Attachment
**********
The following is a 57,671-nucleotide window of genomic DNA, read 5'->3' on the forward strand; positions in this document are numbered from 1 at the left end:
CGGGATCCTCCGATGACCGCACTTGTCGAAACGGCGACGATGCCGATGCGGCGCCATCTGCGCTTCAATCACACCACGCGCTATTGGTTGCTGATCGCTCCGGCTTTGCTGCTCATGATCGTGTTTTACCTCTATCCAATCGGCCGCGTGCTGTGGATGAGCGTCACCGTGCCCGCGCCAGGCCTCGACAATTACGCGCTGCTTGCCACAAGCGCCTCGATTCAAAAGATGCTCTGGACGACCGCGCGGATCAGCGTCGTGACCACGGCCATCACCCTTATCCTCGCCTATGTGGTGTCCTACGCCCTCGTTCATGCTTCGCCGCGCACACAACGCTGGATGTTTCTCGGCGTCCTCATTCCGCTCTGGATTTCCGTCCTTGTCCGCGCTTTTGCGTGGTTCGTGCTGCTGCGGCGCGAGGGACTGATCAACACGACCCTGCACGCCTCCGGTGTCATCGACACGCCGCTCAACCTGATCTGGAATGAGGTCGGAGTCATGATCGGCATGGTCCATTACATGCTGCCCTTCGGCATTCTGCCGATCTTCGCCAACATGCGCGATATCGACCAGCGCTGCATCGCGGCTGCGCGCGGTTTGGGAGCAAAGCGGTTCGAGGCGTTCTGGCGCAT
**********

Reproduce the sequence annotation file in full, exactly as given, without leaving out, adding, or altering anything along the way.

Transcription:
The following is a 57,671-nucleotide window of genomic DNA, read 5'->3' on the forward strand; positions in this document are numbered from 1 at the left end:
CGGGATCCTCCGATGACCGCACTTGTCGAAACGGCGACGATGCCGATGCGGCGCCATCTGCGCTTCAATCACACCACGCGCTATTGGTTGCTGATCGCTCCGGCTTTGCTGCTCATGATCGTGTTTTACCTCTATCCAATCGGCCGCGTGCTGTGGATGAGCGTCACCGTGCCCGCGCCAGGCCTCGACAATTACGCGCTGCTTGCCACAAGCGCCTCGATTCAAAAGATGCTCTGGACGACCGCGCGGATCAGCGTCGTGACCACGGCCATCACCCTTATCCTCGCCTATGTGGTGTCCTACGCCCTCGTTCATGCTTCGCCGCGCACACAACGCTGGATGTTTCTCGGCGTCCTCATTCCGCTCTGGATTTCCGTCCTTGTCCGCGCTTTTGCGTGGTTCGTGCTGCTGCGGCGCGAGGGACTGATCAACACGACCCTGCACGCCTCCGGTGTCATCGACACGCCGCTCAACCTGATCTGGAATGAGGTCGGAGTCATGATCGGCATGGTCCATTACATGCTGCCCTTCGGCATTCTGCCGATCTTCGCCAACATGCGCGATATCGACCAGCGCTGCATCGCGGCTGCGCGCGGTTTGGGAGCAAAGCGGTTCGAGGCGTTCTGGCGCAT